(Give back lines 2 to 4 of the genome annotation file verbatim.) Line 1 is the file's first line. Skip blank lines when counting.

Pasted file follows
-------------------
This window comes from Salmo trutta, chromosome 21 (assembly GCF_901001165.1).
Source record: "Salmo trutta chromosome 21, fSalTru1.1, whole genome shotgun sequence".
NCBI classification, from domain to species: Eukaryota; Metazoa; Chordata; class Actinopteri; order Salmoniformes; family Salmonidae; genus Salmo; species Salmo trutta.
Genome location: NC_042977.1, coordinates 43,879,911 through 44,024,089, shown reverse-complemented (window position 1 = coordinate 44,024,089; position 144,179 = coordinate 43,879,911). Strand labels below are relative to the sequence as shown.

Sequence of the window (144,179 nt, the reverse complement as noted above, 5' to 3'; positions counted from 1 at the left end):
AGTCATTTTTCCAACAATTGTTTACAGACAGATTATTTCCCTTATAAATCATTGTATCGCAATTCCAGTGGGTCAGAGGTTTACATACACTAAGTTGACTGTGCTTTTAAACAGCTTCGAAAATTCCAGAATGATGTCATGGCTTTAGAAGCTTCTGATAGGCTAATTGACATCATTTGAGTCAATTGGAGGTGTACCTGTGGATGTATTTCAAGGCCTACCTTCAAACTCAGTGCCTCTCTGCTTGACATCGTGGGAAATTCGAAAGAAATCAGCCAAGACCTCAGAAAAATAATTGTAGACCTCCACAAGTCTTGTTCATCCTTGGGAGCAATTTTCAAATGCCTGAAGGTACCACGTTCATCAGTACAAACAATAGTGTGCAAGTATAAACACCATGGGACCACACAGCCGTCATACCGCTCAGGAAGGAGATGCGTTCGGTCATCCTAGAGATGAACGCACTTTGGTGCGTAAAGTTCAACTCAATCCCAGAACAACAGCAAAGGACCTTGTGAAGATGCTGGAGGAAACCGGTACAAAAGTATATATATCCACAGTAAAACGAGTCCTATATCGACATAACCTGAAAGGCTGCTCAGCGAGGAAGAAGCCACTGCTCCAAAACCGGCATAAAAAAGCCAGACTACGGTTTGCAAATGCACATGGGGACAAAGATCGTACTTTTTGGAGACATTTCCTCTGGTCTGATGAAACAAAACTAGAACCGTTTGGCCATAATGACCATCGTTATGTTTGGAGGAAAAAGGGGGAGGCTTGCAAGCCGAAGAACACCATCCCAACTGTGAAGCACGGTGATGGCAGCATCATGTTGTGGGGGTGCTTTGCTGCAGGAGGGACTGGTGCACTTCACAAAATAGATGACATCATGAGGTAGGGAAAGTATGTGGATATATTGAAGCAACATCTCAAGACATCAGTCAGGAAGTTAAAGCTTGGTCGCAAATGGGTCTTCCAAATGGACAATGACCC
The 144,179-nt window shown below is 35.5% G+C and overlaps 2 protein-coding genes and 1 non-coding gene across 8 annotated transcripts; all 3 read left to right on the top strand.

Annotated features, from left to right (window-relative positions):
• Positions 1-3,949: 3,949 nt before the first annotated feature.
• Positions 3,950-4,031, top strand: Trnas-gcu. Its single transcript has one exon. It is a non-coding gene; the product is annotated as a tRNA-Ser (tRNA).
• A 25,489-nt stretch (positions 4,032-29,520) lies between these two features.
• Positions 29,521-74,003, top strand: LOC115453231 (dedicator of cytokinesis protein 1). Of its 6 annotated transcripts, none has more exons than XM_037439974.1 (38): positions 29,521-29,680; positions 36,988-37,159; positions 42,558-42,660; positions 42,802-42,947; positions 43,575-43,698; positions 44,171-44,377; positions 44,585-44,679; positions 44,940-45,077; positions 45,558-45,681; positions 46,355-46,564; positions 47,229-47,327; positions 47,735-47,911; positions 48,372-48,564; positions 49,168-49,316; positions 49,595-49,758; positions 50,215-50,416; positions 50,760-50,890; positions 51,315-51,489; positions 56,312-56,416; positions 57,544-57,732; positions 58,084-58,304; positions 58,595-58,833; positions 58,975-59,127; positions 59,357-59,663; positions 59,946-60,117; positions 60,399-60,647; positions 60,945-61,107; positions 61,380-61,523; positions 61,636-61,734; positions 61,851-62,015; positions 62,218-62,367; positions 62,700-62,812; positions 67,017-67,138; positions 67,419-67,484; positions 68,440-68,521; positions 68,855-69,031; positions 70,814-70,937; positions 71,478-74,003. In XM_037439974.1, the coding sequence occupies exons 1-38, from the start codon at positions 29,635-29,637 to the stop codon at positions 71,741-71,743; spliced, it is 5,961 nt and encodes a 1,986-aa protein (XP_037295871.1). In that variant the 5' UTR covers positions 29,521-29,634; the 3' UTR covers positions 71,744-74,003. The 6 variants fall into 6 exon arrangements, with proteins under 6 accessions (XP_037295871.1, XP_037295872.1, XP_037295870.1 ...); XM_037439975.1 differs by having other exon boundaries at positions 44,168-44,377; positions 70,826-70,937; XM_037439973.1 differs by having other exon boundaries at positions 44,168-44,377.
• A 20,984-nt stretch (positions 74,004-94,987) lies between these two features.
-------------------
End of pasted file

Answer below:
Source record: "Salmo trutta chromosome 21, fSalTru1.1, whole genome shotgun sequence".
NCBI classification, from domain to species: Eukaryota; Metazoa; Chordata; class Actinopteri; order Salmoniformes; family Salmonidae; genus Salmo; species Salmo trutta.
Genome location: NC_042977.1, coordinates 43,879,911 through 44,024,089, shown reverse-complemented (window position 1 = coordinate 44,024,089; position 144,179 = coordinate 43,879,911). Strand labels below are relative to the sequence as shown.